Predicting Students’ Response to Entrepreneurship in Hospitality and Tourism Education: An Application of the Theory of Planned Behavior

Julian K. Ayeh, Alberta Bondzi-Simpson, Nancy Grace Baah

Research output: Contribution to journalArticlepeer-review

2 Citations (Scopus)

Abstract

Globally, the study of entrepreneurship is increasingly becoming a prominent component of hospitality and tourism education. However, uncertainties arising from an unpredictable business environment, inadequate governmental support as well as the ramifications of the recent Covid-19 pandemic have heightened the risks of starting business ventures. Yet the role of risk-taking propensity in driving entrepreneurial attitudes and career decisions in the context of developing economies has received limited attention. Using a survey of 547 hospitality and tourism students from five public universities, the structural equation modeling technique of partial least squares was applied in examining students’ response to entrepreneurship. While entrepreneurial attitudes are driven by risk-taking inclination, the findings suggest that entrepreneurial career decisions are more complicated. The study outcome further underscores the critical roles of personal attitude, normative influence, and behavioral control in shaping entrepreneurial mind-sets.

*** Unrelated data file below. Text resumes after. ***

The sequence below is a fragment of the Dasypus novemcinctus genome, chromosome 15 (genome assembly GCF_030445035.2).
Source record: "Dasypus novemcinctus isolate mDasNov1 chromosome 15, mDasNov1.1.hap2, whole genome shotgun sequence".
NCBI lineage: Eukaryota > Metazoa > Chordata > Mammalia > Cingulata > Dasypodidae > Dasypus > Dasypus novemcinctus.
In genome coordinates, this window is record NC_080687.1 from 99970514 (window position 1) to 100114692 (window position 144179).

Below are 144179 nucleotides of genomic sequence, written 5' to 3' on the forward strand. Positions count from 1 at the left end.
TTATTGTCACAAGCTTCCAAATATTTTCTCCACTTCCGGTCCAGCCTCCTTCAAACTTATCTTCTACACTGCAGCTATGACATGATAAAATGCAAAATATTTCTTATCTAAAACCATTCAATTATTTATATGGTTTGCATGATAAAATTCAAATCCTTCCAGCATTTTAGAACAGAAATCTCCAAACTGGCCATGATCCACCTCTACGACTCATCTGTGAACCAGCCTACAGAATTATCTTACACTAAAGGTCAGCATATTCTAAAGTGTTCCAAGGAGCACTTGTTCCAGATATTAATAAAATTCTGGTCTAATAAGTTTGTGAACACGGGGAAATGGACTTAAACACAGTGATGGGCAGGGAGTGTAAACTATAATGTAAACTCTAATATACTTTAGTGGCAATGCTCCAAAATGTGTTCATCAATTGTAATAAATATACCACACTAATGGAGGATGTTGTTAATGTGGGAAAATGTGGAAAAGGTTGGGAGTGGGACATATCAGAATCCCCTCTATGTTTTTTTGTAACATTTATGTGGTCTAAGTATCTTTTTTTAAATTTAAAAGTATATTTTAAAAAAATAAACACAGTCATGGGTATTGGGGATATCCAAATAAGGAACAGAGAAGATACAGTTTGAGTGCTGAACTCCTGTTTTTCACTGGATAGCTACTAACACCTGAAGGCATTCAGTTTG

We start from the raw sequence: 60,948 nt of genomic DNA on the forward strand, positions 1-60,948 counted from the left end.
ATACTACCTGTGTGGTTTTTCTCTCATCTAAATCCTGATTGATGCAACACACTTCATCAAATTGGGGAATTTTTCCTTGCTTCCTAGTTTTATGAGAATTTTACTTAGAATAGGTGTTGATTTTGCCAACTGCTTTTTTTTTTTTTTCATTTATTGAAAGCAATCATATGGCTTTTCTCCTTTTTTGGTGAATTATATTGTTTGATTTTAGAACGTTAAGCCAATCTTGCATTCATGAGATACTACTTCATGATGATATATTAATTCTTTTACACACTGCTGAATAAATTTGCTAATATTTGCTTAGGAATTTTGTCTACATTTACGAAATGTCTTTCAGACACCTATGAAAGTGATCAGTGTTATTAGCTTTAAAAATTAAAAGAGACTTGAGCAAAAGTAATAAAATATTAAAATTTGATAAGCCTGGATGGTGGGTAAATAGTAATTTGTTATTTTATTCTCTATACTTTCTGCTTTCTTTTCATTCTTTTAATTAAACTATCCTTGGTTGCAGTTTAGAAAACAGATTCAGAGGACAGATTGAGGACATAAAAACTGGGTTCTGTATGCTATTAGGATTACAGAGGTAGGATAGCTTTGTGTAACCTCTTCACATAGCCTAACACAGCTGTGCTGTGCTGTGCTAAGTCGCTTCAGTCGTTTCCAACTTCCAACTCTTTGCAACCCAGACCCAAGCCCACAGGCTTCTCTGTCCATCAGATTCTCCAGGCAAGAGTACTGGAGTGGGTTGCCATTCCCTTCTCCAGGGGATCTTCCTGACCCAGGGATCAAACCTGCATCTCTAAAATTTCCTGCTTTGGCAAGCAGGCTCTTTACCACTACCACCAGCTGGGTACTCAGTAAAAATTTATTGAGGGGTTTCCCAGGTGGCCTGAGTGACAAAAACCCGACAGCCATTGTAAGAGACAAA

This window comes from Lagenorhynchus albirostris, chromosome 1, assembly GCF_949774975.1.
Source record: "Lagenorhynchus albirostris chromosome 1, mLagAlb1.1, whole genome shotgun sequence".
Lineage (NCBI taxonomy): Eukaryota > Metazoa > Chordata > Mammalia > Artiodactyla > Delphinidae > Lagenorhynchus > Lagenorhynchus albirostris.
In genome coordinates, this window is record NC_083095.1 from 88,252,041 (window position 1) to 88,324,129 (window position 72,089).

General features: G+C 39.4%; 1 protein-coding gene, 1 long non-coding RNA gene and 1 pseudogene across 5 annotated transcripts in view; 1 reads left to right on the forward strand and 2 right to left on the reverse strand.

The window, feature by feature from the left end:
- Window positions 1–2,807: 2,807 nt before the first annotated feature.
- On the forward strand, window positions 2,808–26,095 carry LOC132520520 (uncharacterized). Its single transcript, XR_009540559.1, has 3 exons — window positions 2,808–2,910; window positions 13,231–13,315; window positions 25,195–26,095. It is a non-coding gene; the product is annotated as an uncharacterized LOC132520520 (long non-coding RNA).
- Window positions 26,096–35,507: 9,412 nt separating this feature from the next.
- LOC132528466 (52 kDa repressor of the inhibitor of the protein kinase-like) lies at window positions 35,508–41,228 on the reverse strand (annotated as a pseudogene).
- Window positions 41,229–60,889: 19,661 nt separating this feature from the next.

Original languageEnglish
JournalJournal of Hospitality and Tourism Education
DOIs
Publication statusAccepted/In press - 2022
Externally publishedYes

Keywords

  • Theory of planned behavior
  • education
  • entrepreneurship
  • start-ups
  • willingness to take risk

ASJC Scopus subject areas

  • Education
  • Tourism, Leisure and Hospitality Management

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